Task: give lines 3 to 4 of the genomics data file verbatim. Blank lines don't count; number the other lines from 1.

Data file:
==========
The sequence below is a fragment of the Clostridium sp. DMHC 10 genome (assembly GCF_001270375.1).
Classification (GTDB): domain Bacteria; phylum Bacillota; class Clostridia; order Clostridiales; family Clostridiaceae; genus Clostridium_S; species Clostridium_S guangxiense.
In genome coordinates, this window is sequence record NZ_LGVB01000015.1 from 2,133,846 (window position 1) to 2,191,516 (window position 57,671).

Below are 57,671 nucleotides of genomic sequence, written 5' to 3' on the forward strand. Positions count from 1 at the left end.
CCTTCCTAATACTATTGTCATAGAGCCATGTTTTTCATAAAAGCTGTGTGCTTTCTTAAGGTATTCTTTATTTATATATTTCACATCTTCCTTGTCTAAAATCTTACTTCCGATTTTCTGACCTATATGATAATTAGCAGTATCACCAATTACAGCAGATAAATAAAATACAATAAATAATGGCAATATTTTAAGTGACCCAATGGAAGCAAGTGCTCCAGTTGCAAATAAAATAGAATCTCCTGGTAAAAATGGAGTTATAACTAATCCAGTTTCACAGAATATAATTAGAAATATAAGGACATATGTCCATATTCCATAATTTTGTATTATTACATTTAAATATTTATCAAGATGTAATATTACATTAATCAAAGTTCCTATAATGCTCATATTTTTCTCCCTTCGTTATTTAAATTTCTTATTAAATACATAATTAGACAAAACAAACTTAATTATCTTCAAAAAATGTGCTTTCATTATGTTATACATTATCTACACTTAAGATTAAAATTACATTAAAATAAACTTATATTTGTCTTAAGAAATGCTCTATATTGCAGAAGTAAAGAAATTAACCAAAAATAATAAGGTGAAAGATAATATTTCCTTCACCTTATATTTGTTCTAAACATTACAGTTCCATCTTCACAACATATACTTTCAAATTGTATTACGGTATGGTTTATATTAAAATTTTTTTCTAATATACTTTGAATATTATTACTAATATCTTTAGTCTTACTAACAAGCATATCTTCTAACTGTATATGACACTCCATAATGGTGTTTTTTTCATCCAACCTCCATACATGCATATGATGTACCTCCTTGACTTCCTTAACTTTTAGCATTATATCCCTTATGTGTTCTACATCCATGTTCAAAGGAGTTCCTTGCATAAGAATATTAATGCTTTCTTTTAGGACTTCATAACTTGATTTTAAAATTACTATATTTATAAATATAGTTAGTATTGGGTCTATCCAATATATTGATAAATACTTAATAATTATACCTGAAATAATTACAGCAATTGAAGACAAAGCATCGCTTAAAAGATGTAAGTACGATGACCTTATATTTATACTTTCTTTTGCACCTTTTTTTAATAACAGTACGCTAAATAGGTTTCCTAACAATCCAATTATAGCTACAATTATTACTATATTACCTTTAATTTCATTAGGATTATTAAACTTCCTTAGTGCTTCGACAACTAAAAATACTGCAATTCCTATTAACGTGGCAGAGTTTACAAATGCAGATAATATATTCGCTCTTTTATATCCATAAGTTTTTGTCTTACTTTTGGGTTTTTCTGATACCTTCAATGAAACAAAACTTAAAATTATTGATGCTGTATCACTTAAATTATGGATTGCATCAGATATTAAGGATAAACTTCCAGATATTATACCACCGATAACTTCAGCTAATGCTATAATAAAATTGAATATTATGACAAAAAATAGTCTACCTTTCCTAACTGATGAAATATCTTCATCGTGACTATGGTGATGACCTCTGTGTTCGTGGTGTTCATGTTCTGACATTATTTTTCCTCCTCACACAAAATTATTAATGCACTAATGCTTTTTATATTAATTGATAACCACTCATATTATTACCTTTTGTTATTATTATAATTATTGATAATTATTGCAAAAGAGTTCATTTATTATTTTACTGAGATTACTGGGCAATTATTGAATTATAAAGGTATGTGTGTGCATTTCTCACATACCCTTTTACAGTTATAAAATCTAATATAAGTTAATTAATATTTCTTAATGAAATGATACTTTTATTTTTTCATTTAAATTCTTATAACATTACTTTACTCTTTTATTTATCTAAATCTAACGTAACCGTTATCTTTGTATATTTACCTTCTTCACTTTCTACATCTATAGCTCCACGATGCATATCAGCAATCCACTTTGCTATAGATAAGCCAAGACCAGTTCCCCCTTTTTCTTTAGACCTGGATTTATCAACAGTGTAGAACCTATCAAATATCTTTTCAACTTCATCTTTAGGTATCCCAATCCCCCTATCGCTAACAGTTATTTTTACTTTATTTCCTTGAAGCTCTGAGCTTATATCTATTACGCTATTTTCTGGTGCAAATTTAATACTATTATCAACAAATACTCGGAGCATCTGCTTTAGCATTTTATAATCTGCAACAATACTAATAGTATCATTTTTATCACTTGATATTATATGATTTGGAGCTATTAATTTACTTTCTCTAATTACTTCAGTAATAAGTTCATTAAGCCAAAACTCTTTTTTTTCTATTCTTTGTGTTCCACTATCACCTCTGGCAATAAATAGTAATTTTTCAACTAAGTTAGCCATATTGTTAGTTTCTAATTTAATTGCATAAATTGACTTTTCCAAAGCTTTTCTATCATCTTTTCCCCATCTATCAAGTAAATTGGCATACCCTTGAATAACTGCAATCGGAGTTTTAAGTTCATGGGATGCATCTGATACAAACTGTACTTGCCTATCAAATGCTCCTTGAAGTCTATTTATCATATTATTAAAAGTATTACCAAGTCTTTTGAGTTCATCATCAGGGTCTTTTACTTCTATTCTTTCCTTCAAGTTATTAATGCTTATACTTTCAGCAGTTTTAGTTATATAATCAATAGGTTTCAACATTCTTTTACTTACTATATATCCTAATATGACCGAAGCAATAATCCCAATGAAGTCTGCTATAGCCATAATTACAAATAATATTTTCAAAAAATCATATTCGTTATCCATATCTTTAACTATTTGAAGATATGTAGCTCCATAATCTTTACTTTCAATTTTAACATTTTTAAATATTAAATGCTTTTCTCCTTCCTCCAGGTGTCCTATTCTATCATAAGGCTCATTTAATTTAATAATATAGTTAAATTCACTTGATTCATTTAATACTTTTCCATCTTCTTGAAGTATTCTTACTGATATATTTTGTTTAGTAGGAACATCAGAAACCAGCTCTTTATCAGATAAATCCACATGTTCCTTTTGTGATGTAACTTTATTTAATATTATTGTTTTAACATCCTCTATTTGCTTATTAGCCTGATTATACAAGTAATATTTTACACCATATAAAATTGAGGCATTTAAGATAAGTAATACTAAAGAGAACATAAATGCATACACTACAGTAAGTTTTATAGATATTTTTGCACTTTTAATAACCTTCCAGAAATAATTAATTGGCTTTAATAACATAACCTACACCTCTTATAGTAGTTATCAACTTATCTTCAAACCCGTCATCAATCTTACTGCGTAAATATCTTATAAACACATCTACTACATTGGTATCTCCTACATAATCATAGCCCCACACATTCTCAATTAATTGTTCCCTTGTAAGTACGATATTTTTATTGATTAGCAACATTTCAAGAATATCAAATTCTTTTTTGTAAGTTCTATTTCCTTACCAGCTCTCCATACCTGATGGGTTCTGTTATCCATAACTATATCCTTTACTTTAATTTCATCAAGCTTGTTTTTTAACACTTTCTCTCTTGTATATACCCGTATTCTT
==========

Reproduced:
In genome coordinates, this window is sequence record NZ_LGVB01000015.1 from 2,133,846 (window position 1) to 2,191,516 (window position 57,671).

Below are 57,671 nucleotides of genomic sequence, written 5' to 3' on the forward strand. Positions count from 1 at the left end.